Writing Clichés: How to Keep them from Killing your Voice

Don’t you love it when you’re writing a rip-roaring piece of prose chock full of Clichesuspense you know the reader gobble up hook, line, and sinker? You’ll have the reader eating out of the palm of your hand and chomping at the bit. There will never a dull moment. You know your piece will leave the reader with her heart racing, her palms sweaty and her knees weak. Breathless. You will leave her breathless.

And, you will leave her bored. Why? The sentences above illustrate writing pregnant with clichés. Don’t believe me? How often have you read “rip-roaring,” “chock full of,” “hook, line and sinker,” etc?  Clichés find ways to entwine themselves within our writing. They get stuck, like a hairball in a cat’s throat, within the voices of our narrators and characters. They get stuck and clog up our own authorial voice.

How does it happen? Clichés are infused in us in many ways. When we’re not writing, we’re speaking. Conversing. Talking with one another. Clichéd phrases bond us, help us relate to one another, and in many ways, define us. If a North Carolinian friend, family-member or coworker tells you about a restaurant with sweet tea that’s good enough to make you want to slap your grandma, you better listen. That’s some serious sweet tea.

But clichéd writing is defined by more than just overused colloquialisms. Clichés are sometimes less bold in their approach. They may not smack us across the face, but instead, slither snakelike into our work. Think about vomiting. Two out of three authors in a novel group I am involved in described it as “bile creeping up the back of the throat” or the character as “swallowing back bile.” A. I am not convinced that is physiology of vomit. B. It was obvious to me that this has become a clichéd way to write about vomiting.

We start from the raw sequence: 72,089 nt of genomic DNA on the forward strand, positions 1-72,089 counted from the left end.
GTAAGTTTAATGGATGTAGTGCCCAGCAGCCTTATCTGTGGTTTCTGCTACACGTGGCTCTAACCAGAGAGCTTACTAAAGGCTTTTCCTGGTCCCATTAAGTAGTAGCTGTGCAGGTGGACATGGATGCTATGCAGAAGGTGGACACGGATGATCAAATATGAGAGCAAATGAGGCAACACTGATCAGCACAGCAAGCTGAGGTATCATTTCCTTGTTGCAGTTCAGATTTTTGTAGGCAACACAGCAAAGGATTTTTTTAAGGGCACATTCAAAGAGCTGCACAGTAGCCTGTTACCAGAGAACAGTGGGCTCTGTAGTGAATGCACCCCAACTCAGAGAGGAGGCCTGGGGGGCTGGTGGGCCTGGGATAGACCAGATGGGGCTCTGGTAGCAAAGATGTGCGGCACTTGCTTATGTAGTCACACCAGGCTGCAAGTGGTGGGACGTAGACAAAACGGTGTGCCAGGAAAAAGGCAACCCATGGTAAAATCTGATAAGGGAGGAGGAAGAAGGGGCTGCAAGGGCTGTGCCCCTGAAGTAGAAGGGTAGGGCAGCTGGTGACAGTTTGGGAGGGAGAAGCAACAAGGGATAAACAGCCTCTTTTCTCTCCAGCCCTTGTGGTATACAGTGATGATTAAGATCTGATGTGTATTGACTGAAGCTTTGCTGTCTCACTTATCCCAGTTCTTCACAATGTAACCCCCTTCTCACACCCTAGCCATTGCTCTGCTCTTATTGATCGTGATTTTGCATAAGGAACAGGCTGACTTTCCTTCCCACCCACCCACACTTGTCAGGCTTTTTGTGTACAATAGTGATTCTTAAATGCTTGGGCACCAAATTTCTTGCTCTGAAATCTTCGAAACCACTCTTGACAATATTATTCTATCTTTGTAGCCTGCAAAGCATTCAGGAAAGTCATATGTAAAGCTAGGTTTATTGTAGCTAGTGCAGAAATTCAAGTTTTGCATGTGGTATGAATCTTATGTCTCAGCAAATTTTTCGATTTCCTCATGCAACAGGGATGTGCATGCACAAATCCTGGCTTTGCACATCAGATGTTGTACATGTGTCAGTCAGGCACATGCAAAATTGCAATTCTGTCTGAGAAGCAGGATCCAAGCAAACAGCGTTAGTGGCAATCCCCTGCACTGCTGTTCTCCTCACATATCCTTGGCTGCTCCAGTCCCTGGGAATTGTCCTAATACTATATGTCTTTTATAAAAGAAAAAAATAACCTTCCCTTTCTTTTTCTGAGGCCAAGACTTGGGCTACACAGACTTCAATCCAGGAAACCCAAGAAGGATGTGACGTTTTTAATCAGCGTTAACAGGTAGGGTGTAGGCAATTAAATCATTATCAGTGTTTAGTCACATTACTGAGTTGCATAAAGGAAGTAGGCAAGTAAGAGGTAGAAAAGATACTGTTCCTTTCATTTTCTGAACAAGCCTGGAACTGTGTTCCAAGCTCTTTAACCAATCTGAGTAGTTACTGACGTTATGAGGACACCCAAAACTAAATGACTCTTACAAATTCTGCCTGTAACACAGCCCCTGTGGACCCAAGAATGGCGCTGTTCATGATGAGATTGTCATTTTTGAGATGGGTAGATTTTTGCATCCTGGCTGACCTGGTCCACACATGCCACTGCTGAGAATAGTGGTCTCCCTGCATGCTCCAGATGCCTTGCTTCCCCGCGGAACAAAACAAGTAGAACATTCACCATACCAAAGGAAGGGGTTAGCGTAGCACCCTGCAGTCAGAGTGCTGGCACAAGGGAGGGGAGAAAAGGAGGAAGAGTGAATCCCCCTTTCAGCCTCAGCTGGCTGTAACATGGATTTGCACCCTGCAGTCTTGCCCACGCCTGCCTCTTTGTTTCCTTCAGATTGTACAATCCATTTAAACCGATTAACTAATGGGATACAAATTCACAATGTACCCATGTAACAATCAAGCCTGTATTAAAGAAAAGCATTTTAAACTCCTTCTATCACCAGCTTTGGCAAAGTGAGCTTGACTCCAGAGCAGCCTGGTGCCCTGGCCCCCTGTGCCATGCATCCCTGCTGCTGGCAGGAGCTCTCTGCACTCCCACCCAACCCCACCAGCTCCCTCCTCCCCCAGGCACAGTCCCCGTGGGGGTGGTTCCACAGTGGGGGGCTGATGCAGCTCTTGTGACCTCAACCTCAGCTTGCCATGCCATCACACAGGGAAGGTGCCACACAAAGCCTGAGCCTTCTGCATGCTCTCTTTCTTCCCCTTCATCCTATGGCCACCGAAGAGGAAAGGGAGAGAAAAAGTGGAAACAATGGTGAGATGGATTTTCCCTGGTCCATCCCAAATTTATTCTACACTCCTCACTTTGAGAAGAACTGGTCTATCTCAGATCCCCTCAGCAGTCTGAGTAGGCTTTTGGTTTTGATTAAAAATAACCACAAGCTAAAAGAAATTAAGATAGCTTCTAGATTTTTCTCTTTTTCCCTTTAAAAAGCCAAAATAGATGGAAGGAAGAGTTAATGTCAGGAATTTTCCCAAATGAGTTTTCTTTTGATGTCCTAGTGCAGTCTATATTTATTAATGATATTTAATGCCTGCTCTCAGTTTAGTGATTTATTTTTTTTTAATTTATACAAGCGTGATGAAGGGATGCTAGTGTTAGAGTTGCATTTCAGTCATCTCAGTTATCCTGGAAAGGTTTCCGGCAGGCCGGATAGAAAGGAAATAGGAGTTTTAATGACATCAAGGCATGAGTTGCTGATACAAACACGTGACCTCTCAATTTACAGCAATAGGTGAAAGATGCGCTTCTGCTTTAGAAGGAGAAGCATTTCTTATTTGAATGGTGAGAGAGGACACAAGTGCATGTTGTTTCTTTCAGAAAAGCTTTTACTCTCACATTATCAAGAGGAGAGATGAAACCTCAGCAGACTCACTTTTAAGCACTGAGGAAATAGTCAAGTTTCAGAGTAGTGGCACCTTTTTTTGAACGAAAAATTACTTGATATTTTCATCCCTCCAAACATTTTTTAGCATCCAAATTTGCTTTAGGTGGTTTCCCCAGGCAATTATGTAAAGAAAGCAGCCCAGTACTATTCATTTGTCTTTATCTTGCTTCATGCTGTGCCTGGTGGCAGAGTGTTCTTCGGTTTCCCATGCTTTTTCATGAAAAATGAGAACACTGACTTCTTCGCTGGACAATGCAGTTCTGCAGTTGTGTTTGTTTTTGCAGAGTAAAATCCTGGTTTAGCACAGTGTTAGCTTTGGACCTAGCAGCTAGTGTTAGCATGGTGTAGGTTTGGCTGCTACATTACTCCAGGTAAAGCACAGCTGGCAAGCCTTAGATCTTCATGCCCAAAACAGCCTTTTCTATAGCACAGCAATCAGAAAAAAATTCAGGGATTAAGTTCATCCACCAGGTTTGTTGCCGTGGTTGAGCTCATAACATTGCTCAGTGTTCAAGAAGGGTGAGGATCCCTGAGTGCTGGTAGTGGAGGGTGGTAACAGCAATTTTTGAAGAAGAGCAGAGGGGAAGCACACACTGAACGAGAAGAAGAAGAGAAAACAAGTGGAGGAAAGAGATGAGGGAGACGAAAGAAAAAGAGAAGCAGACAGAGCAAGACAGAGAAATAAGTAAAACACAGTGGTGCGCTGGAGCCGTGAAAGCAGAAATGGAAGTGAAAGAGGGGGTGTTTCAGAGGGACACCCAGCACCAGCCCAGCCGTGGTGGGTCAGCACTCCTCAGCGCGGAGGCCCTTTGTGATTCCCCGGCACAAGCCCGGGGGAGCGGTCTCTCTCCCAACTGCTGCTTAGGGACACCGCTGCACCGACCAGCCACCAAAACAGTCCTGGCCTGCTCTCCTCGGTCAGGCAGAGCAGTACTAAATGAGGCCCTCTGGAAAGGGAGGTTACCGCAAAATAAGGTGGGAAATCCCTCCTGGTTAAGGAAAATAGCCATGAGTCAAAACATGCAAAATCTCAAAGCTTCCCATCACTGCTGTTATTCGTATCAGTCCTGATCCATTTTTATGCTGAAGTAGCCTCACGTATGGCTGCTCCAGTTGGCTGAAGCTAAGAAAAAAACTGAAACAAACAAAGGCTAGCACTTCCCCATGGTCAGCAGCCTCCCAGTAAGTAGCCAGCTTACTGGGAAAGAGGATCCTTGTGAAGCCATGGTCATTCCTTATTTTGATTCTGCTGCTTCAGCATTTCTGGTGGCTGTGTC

Cliché writing mechanisms also haunt an author’s vision. Examples include characters describing themselves in unnatural ways: “I pulled my strawberry blonde hair into a high ponytail.” There is a buffet of clichéd ways to describe a smile: smirk, sneer, and grin. Not to mention tears: welling, bubbling to the surface, caught in the back of the throat, etc. Writers, who are often readers, read these ways of describing things repeatedly, and then embed them in their own writing.

Clichés become cultural writing crutches on which we rely when we can’t force our minds to invent new and creative ways of describing something. How do we get past them? Let your mind be your guide. When you are in the constructing stage, write. Let your brain go places that scare you. Let it think up new cocktails of words. Then, when you are in the editing stage, proofread. Proofread with your mind conscious of clichés. And then, proofread again. When you find one, and you will, slaughter it. Reword the sentence. Use different phrasing. If all else fails, start from scratch.

Finally, as my Intro to Creative Writing professor instructed our class, find a dictionary you could have a love affair with, and have one.


4 thoughts on “Writing Clichés: How to Keep them from Killing your Voice

  1. That´s pretty much hope I do it. I don’t mind the clichés she Im writing, I just write to get everything written on that paper of all what I have in mind. THEN I proofread and fix the clichés. In time I learned how to recognize some of them before I put then on print.

    Thanks for sharing a great lesson.


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